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Great Southern Land: A New History of Australia

3.15  ·  Rating Details  ·  27 Ratings  ·  3 Reviews
Australia is a dynamic multi-cultural society, viewed by many as the world's most desirable place to live. Here Frank Welsh traces Australia's intriguing and varied history to examine how this society emerged, from its ancient Aborigine tribes and earliest British convict settlements to today's modern nation - one that retains strong links with its colonial past but is inc ...more
Paperback, 768 pages
Published November 24th 2005 by Penguin
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Justin Evans
Aug 20, 2015 Justin Evans rated it really liked it  ·  review of another edition
Shelves: history-etc
Provided you understand what you're getting, this is a solid history of Australia. What are you getting?

i) a book written by a Brit, not an Australian. This is very good, insofar as he doesn't feel obliged to take sides in Australia's extraordinarily vitriolic historiographical polemics. It's bad in that he doesn't necessarily give you an understanding of what it's like to actually grow up in Australia, i.e., he hates Ned Kelly. Bloody poms. This makes the book particularly useless for those lo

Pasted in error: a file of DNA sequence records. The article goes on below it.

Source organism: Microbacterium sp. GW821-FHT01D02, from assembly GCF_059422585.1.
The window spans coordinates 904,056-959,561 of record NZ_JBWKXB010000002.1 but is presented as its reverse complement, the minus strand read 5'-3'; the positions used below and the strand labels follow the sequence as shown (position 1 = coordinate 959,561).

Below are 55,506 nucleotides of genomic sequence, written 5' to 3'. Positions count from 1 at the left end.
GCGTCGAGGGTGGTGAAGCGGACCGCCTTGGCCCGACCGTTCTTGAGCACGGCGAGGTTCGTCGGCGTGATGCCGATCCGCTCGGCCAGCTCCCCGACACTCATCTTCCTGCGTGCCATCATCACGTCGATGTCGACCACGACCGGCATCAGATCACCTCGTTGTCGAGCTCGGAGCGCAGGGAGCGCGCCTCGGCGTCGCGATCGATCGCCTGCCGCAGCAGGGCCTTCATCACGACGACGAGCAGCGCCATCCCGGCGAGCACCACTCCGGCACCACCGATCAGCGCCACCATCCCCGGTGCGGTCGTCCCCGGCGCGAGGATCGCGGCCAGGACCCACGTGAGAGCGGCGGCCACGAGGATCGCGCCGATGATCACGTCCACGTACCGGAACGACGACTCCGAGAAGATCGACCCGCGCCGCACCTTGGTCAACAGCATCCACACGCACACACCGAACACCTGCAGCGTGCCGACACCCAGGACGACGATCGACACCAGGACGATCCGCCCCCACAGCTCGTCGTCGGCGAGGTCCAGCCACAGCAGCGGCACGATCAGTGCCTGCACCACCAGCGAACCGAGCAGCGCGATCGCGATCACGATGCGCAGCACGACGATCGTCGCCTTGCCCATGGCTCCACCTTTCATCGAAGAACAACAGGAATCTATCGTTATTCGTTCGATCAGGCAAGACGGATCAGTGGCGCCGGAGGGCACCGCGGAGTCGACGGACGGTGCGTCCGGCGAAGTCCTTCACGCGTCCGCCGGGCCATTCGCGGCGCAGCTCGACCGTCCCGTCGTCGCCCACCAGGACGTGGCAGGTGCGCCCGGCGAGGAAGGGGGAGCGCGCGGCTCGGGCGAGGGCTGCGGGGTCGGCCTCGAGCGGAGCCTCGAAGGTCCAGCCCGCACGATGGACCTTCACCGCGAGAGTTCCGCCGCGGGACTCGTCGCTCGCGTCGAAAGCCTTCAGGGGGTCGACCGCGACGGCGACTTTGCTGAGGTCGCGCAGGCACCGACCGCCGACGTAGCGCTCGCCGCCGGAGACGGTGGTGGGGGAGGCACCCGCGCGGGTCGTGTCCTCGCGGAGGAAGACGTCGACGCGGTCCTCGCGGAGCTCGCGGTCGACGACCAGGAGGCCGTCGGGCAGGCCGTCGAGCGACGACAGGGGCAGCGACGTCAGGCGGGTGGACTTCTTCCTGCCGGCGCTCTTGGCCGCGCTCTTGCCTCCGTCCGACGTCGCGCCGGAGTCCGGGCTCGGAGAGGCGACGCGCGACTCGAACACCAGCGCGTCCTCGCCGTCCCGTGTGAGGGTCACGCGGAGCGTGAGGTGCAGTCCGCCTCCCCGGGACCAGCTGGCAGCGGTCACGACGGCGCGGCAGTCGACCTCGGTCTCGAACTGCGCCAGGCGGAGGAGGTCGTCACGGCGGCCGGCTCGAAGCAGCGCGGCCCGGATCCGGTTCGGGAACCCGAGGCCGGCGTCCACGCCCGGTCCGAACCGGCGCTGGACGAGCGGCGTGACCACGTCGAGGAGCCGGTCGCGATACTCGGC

Sep 09, 2009 Dave rated it really liked it  ·  review of another edition
Shelves: history, non-fiction
“Australia: A New History of the Great Southern Land” by Frank Welsh is a very good attempt at providing a complete and concise history of Australia from a perspective of Europeans, and from the point where Europeans became aware of it and decided to colonize it. Of course, it isn’t possible to provide much in the way of history from the aboriginal people who have lived there for 40,000 years or so, and that will forever be our loss.

The first chapter covers the growing awareness of the Southern
Perhaps one reason I seldom read histories is that the authors don't try to tell a story; this book is no exception. It is a competently written chronological history of a wonderful land. After about 150 pages, I decided that, because there was no thread other than time, I would start bouncing around and read about topics of interest. What were the Australians up to at Gallipoli? How did the Australian Gold Rush look? What's this stuff about "White Australia?" This last bit is the only truly ign ...more
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